The history behind San Jose’s Spanish Revival homes

Explore the homes that popped up in San Jose, CA during the 20th century Revival Period.

The front of a Spanish Revival-style house in Hanchett Park.

This Spanish Revival house can be found in the Hanchett Park neighborhood.

Photo via SJtoday staff

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There’s no doubt that San Jose boasts a wide range of architectural influences that’s as diverse as our community.

We previously highlighted the history and characteristics of Victorian homes, so now we’re taking a look at a style that is almost quintessentially San Jose — Spanish Revival.

📐 Where did it come from?

In 1915, San Diego hosted the Panama-California Exposition to celebrate the opening of the Panama Canal. For the first time in the history of US expositions, a design theme was chosen: Spanish Colonial Revival Architecture.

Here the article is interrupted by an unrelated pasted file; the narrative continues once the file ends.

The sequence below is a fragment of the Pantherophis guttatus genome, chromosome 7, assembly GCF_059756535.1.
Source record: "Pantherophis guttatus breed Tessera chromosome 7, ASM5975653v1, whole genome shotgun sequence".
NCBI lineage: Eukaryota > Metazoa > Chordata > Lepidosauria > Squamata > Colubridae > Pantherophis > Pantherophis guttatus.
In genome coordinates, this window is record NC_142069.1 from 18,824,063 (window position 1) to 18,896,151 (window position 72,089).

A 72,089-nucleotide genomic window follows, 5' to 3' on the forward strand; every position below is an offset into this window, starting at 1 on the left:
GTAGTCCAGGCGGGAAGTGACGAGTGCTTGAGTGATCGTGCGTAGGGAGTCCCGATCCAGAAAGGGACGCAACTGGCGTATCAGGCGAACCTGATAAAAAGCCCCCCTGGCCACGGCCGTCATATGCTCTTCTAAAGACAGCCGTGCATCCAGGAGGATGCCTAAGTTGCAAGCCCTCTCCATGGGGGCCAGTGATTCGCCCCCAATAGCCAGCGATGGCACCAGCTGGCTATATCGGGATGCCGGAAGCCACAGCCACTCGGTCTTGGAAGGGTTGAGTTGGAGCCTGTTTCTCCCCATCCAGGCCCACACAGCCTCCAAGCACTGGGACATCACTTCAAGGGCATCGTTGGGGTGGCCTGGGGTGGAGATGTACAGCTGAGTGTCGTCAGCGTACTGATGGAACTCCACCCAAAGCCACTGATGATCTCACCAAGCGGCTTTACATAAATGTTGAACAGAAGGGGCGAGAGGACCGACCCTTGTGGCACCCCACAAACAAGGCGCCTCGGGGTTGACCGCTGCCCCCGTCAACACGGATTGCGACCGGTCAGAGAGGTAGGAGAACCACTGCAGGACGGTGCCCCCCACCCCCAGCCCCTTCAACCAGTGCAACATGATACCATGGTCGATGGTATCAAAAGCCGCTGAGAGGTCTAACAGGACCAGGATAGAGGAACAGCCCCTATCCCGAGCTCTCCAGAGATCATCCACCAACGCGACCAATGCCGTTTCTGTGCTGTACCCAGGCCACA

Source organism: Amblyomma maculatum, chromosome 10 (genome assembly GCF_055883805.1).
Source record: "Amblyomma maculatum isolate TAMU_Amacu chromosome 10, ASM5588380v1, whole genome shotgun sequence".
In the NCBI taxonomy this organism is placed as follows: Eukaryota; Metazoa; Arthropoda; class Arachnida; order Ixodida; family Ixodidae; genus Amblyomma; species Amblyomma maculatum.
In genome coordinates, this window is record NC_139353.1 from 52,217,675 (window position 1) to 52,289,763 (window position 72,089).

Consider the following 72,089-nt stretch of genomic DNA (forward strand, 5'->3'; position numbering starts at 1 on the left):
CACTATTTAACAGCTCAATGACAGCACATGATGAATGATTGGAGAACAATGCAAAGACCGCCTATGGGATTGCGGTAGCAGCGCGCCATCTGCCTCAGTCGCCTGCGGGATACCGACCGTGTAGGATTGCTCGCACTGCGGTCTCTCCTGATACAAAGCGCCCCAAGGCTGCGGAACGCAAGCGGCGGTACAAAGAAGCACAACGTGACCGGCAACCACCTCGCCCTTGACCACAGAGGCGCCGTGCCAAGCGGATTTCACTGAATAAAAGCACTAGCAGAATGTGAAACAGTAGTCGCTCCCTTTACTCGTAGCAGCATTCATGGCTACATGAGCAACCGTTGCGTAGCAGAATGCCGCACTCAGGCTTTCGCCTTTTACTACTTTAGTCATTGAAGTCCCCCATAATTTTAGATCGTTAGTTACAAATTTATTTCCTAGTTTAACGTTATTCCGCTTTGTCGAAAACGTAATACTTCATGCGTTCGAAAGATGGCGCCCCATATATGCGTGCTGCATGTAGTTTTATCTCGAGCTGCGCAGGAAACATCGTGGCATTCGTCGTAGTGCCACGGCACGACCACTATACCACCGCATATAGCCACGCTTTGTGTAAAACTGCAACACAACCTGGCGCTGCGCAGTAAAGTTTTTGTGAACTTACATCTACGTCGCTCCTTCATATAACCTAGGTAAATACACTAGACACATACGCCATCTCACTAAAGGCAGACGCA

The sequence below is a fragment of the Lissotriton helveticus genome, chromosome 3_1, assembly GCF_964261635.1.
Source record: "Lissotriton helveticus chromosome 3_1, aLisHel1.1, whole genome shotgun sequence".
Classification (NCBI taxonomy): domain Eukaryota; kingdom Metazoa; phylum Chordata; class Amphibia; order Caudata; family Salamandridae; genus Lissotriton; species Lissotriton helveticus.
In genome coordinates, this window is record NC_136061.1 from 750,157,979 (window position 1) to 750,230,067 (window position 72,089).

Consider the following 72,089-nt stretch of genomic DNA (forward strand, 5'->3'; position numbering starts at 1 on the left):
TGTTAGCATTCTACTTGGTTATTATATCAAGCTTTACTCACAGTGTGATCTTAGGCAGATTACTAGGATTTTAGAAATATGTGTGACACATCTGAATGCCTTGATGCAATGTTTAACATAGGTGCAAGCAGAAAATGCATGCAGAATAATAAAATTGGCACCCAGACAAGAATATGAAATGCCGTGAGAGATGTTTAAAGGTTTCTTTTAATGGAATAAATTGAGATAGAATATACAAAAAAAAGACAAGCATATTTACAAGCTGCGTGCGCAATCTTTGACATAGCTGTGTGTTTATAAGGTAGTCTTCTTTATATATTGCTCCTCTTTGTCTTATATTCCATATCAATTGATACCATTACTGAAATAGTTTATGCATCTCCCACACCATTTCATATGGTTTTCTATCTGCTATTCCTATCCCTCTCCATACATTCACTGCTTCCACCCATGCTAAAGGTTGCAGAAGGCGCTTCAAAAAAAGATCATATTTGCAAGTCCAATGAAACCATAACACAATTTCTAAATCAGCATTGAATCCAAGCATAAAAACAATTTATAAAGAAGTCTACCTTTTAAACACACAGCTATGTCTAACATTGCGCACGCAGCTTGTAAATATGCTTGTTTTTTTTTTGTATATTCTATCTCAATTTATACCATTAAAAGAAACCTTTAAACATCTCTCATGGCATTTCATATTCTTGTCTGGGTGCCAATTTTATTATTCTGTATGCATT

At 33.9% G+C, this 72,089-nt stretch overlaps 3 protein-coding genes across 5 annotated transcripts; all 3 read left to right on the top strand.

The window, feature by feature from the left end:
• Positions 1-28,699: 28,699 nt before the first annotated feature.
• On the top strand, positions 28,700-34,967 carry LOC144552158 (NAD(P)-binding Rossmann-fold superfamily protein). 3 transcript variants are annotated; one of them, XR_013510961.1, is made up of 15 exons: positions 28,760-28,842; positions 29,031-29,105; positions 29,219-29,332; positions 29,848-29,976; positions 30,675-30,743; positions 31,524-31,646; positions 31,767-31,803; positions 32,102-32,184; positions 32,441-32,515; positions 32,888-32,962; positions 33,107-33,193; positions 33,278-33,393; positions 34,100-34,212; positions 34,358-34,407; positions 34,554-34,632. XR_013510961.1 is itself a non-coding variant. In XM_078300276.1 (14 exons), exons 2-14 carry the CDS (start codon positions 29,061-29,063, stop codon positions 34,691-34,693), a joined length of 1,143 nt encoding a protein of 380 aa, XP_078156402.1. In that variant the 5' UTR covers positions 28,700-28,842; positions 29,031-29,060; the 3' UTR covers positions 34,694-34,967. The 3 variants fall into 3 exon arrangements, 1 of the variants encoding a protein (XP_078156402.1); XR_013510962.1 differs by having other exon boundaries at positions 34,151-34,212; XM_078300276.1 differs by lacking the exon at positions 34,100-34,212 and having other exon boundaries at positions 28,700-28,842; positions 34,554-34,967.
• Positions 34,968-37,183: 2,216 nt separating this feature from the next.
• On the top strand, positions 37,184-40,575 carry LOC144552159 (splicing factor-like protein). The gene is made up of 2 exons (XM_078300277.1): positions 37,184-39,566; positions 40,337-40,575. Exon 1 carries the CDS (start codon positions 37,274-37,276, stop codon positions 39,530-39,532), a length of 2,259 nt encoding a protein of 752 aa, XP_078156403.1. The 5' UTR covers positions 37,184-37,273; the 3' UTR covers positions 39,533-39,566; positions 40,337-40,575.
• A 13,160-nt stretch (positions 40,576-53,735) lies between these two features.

A few years later in 1917, local San Jose architect Frank Wolfe partnered with Santa Clara architect William Ernest Higgins and they quickly became early adopters of the style — building close to 500 homes within 14 years.

Explore further: “Wolfe & Higgins: Master Architects of the Spanish Revival” by Krista Van Laan

🔎 Spot that style

The Spanish Revival style can also be considered Spanish Eclectic, Spanish Colonial Revival, or Mediterranean Revival. The names derive from the baroque architectural influences of Mexico + Spain.

Key giveaways: Red tile roofs, arched doors + windows, flat stucco walls, decorative wall surfaces, recessed windows and doors, front and/or interior patios, decorative balcony and porch railings, buttressed corners, and twisted pillars.

The outside of the San Jose Civic.

The Spanish Revival-style building built in the 1930s still stands the test of time.

Photo via Eugene Zelenko

Aside from homes, other examples of this architectural style can be found at the San Jose Women’s Club, designed by Frank Wolfe’s son + built in 1929, and the San Jose Civic Center, built in 1934.

    🏡 Love it? Live it

    If you like what you’re hearing, check out some Spanish-style homes on the market today.

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